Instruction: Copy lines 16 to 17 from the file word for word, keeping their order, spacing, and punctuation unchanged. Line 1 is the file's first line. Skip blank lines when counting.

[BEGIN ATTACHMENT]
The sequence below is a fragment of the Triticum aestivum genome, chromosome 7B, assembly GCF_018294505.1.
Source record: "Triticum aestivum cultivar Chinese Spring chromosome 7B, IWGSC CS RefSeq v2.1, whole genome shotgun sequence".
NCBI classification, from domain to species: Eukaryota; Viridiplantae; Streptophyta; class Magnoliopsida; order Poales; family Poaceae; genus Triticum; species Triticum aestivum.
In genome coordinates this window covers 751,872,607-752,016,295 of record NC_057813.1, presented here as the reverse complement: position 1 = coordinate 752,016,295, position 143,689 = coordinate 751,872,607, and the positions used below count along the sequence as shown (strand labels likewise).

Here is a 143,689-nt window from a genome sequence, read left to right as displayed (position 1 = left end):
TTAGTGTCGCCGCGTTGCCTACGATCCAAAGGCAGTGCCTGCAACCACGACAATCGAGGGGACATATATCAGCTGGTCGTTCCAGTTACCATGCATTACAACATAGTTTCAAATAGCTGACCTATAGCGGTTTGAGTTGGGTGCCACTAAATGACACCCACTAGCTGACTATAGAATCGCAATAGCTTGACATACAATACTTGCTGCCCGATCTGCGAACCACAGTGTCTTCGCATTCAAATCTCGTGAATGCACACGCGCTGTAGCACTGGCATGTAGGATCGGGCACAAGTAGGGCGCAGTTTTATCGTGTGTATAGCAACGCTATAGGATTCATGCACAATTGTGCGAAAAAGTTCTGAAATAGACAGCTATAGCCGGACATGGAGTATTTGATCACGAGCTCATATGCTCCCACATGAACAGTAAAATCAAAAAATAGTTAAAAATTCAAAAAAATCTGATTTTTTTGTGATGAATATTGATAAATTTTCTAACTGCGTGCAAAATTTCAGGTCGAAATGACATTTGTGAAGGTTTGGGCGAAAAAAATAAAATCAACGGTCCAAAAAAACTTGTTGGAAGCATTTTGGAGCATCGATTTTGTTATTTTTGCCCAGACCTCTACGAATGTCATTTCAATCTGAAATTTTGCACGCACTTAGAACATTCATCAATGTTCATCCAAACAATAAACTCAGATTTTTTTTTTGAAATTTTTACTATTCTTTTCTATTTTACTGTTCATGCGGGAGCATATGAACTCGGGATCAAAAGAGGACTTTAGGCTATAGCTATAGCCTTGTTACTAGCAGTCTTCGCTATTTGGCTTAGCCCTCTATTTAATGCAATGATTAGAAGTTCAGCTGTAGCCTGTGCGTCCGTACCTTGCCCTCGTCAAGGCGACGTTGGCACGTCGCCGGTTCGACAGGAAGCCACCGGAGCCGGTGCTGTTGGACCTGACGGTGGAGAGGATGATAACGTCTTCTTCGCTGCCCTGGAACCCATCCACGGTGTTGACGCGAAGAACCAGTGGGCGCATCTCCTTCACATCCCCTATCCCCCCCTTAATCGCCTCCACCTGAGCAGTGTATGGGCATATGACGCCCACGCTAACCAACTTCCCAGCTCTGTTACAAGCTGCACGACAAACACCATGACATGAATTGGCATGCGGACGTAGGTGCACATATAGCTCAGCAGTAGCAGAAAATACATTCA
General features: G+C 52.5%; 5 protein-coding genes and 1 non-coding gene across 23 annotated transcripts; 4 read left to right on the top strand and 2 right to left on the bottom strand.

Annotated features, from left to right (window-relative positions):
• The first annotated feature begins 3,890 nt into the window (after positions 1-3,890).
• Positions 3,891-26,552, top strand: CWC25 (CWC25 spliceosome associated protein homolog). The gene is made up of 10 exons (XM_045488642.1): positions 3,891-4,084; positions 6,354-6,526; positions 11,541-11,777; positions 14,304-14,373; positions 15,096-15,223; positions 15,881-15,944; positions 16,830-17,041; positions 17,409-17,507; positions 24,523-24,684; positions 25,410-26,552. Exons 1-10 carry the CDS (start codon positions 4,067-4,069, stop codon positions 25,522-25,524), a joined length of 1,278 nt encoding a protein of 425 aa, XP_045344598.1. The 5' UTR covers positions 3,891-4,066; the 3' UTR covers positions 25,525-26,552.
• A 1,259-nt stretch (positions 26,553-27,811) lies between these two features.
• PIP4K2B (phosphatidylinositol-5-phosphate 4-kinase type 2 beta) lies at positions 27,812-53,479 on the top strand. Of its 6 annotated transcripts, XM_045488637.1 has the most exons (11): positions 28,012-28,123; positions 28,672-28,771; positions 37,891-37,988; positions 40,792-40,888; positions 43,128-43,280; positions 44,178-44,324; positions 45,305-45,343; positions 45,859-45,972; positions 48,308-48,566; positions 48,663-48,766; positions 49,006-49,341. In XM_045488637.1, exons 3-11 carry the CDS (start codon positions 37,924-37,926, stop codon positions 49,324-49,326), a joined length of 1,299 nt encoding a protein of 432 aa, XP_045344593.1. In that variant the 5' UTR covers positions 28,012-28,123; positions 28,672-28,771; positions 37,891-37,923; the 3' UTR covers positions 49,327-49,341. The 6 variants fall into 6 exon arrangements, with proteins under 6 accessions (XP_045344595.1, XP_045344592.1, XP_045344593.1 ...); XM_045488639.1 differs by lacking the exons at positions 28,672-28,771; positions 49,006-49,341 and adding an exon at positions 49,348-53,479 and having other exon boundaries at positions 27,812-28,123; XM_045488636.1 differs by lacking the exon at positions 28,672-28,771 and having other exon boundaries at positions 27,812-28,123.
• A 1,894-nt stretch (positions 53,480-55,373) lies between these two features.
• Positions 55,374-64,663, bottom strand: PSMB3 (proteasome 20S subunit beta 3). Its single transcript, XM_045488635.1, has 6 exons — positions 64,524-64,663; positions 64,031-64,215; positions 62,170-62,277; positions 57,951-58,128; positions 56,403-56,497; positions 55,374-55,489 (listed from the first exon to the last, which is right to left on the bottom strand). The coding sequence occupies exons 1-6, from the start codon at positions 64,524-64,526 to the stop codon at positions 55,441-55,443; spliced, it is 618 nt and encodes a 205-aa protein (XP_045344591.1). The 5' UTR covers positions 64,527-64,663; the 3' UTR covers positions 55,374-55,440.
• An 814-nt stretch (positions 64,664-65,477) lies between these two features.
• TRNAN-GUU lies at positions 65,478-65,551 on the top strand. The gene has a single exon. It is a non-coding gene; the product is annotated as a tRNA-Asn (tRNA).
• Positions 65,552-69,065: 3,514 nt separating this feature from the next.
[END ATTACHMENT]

• TRNAN-GUU lies at positions 65,478-65,551 on the top strand. The gene has a single exon. It is a non-coding gene; the product is annotated as a tRNA-Asn (tRNA).
• Positions 65,552-69,065: 3,514 nt separating this feature from the next.